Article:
Auburn council talks short-term rental policies


By Hannah Lester

The Auburn City Council held a work session on Feb. 8 to discuss short-term rental policies for the city.

The council will take formal action on the considered policies on Tuesday night during the regular council meeting.

Short-term rental complaints began in 2013, and conversations regarding regulations began four years later, in 2017, said Katie Robison, acting planning director.

Soon after Mayor Ron Anders was elected in October 2018, he formed the short-term rental task force.

Robison shared definitions with the council of the two recommended types of short-term rentals.

A homestay is, “A home occupation in which an individual who owns a dwelling unit and uses it as his or her permanent residence hires out such dwelling, or any portion thereof, as lodging.”

A short-term non-primary rental is, “A dwelling unit that is not a permanent residence and that is leased in its entirety to one party for periods of less than 30 consecutive days. The term party as used in this definition shall mean one or more persons who as a single group rent a short-term non-primary rental pursuant to a single reservation and payment.

The planning commission has recommended Homestays and Short-Term Rentals in the following zones:

– Comprehensive Development District (CDD)

– Corridor Redevelopment District-urban, Suburban, Easts and West (CRD-U, CRD-S, CRD-E, CRD-W)

– Medium Density Residential District (MDRD)

– Neighborhood Redevelopment District in the portion east of north Donahue drive (NRD)

– Redevelopment District (RDD)

– Rural District (R)

– Urban Core (UC)

– Urban Neighborhoods – West, East and South (UN-W, UN-E, UN-S)

The planning commission also recommended that regulations on Homestays include that:

– There can be no more than six guests

– The residence must be occupied by the owner for 120 days out of the year.

– Food cannot be prepared by the owner for the guests.

– Zoning certificates will begin on Jan. 1 and end on Dec. 31.

– The planning director has the ability and authority to revoke a zoning perfect home occupation if the city receives three or more substantiated complaints.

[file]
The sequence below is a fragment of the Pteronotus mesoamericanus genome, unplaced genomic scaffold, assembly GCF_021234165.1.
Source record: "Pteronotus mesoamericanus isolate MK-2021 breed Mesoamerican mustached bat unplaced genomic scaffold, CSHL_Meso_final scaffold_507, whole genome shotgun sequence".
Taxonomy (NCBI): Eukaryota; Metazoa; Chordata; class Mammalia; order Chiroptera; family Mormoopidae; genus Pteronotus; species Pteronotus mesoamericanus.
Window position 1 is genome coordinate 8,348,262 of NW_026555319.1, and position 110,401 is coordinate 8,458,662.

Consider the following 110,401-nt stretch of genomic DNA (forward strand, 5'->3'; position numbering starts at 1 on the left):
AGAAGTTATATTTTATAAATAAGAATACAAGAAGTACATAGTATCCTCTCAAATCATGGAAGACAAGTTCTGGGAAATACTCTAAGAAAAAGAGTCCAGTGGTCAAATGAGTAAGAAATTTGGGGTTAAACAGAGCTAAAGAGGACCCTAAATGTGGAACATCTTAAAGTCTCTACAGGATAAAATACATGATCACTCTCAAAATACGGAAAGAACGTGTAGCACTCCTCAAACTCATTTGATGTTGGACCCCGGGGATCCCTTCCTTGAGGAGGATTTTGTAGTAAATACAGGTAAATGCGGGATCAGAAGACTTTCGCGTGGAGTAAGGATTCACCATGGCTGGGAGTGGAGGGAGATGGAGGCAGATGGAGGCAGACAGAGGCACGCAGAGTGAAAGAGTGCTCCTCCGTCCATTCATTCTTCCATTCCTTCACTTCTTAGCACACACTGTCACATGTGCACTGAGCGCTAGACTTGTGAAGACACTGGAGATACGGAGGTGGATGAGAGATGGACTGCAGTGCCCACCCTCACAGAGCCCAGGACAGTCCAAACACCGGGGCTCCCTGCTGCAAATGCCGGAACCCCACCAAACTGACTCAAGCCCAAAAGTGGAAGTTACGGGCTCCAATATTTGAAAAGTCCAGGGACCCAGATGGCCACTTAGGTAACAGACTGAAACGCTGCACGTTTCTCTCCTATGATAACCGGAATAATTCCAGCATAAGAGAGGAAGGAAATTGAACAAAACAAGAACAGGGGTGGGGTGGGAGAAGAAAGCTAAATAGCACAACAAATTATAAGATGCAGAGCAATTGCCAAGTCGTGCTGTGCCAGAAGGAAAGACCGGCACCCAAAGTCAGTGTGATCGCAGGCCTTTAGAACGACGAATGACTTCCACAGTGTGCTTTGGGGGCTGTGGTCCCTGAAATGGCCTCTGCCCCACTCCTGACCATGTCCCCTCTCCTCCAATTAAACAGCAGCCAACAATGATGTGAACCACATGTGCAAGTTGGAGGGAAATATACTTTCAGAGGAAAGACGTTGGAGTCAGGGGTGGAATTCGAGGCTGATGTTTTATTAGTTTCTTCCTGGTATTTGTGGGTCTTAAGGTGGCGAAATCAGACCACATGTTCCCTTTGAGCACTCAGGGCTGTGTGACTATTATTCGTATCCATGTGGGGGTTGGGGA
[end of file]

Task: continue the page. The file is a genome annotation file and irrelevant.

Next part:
The planning commission also recommended that regulations on short-term non-primary include that:

– A short-term non-primary rental will be allowed to operate for 240 days each year.

– Zoning certificates will begin on Jan. 1 and end on Dec. 31.

– The planning director has the ability and authority to revoke a zoning perfect home occupation if the city receives three or more substantiated complains.

Anders asked first how the new regulations could be enforced within the city.

City Manager Megan Crouch said that she has provided information in the past about an online platform that monitors short-term rental activity.

“Say we have about 300 active, short-term rentals in the city that are actively listed right now, the first phase rollout would be, we would contact everybody in that database, based on what the council decides and say, ‘Hey, you either need to get a license or you need to cease and desist your short-term rentals because you’re in an area that it’s not allowed,’” Crouch said.

“From there, there’s gotta be a little bit of a period, I know there’s been a lot of public sentiment about no grace period, but you can’t pass an ordinance on a Tuesday and us be out enforcing on a Wednesday. We’ve got legal-advertising requirements, but we also need to give people the opportunity to either stop doing what they’re doing if they’re not supposed to be doing it or to get licensed.”

Crouch said there will be an available phone number that residents can call to discuss complaints related to short-term rentals.

Ward 4 Council Member Brett Smith asked how the zones were chosen, considering that some that will allow short-term rentals are similar to some that will not allow short-term rentals.

Crouch said that the basis revolves around single-family homes and protecting those.

“My big thing is I have a hard time telling anybody what they can do and can’t do with their homestead in any neighborhood, but at the same time it’s horrible for a resident who’s been in a neighborhood for 50 years, and some of them have, some of them have contacted me and all of a sudden, they’re elderly and they go out in their front yard and people are urinating and throwing trash,” said Ward 8 Council Member Tommy Dawson.

Dawson said he also liked the three-strike system.

Ward 3 Council Member asked Crouch if a cap could be placed on the amount of shorter-term rentals allowed in each zone.

Crouch said that first, legal counsel would need to be sought and secondly, asked how the rentals would be awarded.

Ward 1 Council Member Kelley Griswold asked why guests were limited to six for homestays, and Crouch responded that the planning commission had ultimately decided that that may need to be removed anyway.

Smith asked how sublets factor into the equation and whether they would be considered as short-term rentals.

Crouch said that if a sublet is being used as a way around the short-term rental regulations, then the city will need to consider that.

Dawson asked if the council could hold a special meeting for the citizens to voice concerns or support. It would help if the meeting could be held on a different night than the vote, he said.

Crouch said that since there is already a public hearing set for Tuesday, that needs to be upheld, although the vote can be postponed after the hearing.


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